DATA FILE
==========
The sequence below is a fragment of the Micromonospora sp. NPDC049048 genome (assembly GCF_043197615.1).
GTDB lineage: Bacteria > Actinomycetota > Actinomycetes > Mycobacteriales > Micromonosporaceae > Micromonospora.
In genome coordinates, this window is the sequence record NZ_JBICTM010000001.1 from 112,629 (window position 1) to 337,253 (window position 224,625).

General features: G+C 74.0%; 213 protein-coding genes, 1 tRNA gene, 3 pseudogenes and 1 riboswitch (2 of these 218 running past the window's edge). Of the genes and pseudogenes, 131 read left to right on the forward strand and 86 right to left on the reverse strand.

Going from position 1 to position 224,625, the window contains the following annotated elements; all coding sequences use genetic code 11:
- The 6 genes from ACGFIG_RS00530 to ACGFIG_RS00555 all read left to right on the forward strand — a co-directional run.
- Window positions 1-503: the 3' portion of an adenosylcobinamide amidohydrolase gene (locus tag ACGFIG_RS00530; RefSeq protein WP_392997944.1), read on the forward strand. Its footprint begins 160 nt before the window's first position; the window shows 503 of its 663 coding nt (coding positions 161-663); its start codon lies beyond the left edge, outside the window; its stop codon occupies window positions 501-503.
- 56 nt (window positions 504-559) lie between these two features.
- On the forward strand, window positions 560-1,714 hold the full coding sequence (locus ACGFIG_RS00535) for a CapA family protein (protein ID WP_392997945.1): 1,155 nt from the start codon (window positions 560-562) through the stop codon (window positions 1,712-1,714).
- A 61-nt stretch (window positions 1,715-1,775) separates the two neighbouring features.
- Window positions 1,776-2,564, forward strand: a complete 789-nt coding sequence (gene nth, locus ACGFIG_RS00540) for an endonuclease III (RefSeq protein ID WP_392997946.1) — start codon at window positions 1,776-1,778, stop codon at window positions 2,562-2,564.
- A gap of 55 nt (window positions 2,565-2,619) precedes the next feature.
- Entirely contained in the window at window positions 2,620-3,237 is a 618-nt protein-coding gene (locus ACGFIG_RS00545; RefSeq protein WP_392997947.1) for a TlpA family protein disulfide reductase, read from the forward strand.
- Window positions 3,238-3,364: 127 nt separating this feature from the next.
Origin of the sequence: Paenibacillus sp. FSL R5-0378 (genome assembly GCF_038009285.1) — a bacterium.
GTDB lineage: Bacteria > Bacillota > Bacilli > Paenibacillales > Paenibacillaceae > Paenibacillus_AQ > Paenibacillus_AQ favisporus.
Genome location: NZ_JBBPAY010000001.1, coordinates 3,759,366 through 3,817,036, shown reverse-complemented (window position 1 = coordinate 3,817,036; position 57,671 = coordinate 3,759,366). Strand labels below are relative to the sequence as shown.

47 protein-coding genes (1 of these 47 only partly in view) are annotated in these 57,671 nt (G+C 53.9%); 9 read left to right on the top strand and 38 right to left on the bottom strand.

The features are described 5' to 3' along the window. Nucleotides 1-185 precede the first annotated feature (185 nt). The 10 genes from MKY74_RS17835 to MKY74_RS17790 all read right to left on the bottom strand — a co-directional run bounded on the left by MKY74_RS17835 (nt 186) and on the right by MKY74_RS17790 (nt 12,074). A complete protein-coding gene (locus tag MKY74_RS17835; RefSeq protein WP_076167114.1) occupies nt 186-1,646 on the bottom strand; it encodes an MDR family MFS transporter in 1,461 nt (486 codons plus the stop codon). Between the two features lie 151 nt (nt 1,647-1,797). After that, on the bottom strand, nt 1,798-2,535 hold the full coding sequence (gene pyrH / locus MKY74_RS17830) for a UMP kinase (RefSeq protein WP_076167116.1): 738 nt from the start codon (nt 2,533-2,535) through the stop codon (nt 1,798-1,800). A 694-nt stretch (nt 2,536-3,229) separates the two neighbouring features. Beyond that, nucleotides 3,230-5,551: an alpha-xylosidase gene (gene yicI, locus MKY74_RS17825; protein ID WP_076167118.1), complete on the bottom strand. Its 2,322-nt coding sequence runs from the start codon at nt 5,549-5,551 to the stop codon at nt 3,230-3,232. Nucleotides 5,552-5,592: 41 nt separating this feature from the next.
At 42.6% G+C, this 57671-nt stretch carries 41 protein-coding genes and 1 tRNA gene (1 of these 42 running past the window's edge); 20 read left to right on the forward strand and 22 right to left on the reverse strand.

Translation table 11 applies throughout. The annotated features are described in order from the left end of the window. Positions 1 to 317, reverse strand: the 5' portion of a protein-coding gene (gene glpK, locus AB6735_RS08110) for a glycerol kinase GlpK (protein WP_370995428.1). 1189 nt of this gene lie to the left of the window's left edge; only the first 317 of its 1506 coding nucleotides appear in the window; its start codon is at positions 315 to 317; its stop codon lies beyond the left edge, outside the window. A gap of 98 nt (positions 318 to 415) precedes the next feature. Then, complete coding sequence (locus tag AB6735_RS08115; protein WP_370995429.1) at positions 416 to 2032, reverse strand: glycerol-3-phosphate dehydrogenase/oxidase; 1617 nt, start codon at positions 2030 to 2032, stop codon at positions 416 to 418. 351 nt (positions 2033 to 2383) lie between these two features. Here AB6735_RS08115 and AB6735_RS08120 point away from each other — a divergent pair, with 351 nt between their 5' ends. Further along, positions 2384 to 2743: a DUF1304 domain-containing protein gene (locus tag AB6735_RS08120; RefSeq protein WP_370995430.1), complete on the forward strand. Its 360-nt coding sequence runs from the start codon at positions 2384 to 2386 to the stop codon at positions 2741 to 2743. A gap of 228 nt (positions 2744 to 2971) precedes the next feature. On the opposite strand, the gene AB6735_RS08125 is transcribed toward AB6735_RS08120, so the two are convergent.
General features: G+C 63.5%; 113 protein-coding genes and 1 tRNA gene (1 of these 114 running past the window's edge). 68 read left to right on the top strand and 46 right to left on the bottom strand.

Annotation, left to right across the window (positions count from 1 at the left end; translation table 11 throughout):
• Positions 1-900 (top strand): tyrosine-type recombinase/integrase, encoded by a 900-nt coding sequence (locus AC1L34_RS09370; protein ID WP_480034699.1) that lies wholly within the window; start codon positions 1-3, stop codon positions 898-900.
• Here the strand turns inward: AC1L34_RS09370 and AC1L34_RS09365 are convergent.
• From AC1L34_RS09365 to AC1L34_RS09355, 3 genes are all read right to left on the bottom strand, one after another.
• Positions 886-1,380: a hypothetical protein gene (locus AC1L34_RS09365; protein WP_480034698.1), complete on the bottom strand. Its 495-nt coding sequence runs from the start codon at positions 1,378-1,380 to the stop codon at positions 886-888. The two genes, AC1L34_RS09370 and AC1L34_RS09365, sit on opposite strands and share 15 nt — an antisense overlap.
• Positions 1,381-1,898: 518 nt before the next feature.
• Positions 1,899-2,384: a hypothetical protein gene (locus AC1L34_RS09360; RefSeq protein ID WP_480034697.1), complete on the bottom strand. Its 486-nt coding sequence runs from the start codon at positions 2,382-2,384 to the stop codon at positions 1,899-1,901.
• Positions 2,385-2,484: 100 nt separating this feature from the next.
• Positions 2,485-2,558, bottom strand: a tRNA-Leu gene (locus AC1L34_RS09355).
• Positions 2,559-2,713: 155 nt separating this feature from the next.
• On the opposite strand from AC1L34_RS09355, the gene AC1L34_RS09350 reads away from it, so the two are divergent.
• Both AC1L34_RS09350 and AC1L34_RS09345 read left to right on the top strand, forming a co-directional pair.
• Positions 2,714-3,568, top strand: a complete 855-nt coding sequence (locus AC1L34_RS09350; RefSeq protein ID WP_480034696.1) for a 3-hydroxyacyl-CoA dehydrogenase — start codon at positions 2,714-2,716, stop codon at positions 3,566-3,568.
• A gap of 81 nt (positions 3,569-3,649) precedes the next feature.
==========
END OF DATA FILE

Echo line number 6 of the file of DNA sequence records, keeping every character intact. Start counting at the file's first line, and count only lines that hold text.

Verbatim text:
- The 6 genes from ACGFIG_RS00530 to ACGFIG_RS00555 all read left to right on the forward strand — a co-directional run.